Love of God?

Or love of religion?


In the Nordic Germanic dialects (Swedish, Danish, Norwegian), the word “Christendom” is used interchangeably with “Christianity”.

By its nature, Christendom, as most religions, is a “lifestyle package”. You’re supposed to live and act in a certain way, in order to “be” religious and have a chance to “enter God’s Kingdom”.

But hypocrites (“fakers”) can lead religious lives too. Seemingly, the line may be drawn at humility, sincerity and faith. The operative word being humility, as it requires inspection, rather than religious fascism and tyranny.

Some love God, some love religion. The latter as a way to try recreating humanity into one’s own image, and by focusing on how others should act, talk, dress, look. As Jesus noted himself (and experienced through the act of Judas) some love religion far more than they “love” God.

Fake Christians / “Bible Bangers”

1 Samuel 16:7 (in the Bible) reads:

But the Lord said to Samuel, “Do not look on his appearance or on the height of his stature, because I have rejected him. For the Lord sees not as man sees: man looks on the outward appearance, but the Lord looks on the heart.”

Both Søren Kierkegaard (1813–†1855) and Ralph Waldo Emerson (1803–†1882) took issue with faith as a fashion statement.

Assembly line / Mass production.

Senior Kierkegaard lecturer William McDonald writes:

Kierkegaard’s central problematic was how to become a Christian in Christendom. The task was most difficult for the well-educated, since prevailing educational and cultural institutions tended to produce stereotyped members of “the crowd” rather than to allow individuals to discover their own unique identities. This problem was compounded by the fact that Denmark had recently and very rapidly been transformed from a feudal society into a capitalist society. Universal elementary education, large-scale migration from rural areas into cities, and greatly increased social mobility meant that the social structure changed from a rigidly hierarchical one to a relatively “horizontal” one. In this context it became increasingly difficult to “become who you are” for two reasons: (i) social identities were unusually fluid; and (ii) there was a proliferation of normalizing institutions which produced pseudo-individuals.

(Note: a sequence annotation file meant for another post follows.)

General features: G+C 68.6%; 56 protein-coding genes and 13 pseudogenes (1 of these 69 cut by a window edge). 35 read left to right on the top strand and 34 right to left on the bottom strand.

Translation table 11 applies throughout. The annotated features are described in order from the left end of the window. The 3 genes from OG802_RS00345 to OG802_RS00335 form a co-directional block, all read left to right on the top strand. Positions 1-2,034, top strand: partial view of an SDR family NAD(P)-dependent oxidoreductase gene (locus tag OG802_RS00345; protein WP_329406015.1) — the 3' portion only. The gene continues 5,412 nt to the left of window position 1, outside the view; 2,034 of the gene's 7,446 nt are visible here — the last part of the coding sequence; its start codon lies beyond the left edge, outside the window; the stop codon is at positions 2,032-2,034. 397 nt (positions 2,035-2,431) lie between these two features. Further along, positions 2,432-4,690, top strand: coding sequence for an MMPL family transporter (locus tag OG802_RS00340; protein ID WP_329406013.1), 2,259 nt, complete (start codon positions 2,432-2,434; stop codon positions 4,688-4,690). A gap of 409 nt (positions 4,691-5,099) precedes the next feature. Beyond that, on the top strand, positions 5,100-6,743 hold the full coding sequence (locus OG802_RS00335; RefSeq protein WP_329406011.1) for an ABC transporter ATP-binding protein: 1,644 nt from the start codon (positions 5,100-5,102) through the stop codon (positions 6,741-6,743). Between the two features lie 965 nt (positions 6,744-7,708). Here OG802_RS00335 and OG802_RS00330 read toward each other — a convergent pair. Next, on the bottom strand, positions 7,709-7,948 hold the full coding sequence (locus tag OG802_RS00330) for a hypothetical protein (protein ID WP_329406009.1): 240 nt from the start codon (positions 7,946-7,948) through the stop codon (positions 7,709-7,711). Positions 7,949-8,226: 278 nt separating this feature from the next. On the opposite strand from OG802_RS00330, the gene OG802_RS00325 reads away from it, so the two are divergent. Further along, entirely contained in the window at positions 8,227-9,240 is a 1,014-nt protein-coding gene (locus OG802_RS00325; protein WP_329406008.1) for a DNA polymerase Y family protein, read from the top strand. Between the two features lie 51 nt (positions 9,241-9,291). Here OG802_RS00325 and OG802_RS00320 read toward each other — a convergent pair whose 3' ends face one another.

Kierkegaard draws attention to Christianity’s “inverted dialectic”, which demands that we exercise “double vision”, to see in worldly things their spiritual opposites, such as hope in hopelessness, strength in weakness and prosperity in adversity. The inverse dialectic also requires that we “reduplicate” our thoughts in our actions, but in so doing that we “work against ourselves”. This was aimed at subverting our focus on worldly goals in order to refocus on other-worldly goals.
Kierkegaard styled himself above all as a religious poet. The religion to which he sought to relate his readers is Christianity. The type of Christianity that underlies his writings is a very serious strain of Lutheran pietism informed by the dour values of sin, guilt, suffering, and individual responsibility. Kierkegaard was immersed in these values in the family home through his father, whose own childhood was lived in the shadow of Herrnhut pietism in Jutland. Kierkegaard’s father subsequently became a member of the lay Congregation of Brothers (Brødremenighed) in Copenhagen, which he and his family attended in addition to the sermons by Bishop J. P. Mynster.
For Kierkegaard Christian faith is not a matter of regurgitating church dogma. It is a matter of individual subjective passion, which cannot be mediated by the clergy or by human artefacts. Faith is the most important task to be achieved by a human being, because only on the basis of faith does an individual have a chance to become a true self. This self is the life-work which God judges for eternity.
Kierkegaard also provided critical commentary on social change. He was an untiring champion of “the single individual” as opposed to “the crowd”. He feared that the opportunity of achieving genuine selfhood was diminished by the social production of stereotypes. He lived in an age when mass society was emerging from a highly stratified feudal order and was contemptuous of the mediocrity the new social order generated. One symptom of the change was that mass society substitutes detached reflection for engaged passionate commitment. Yet the latter is crucial for Christian faith and for authentic selfhood according to Kierkegaard.
William McDonald, PhD.
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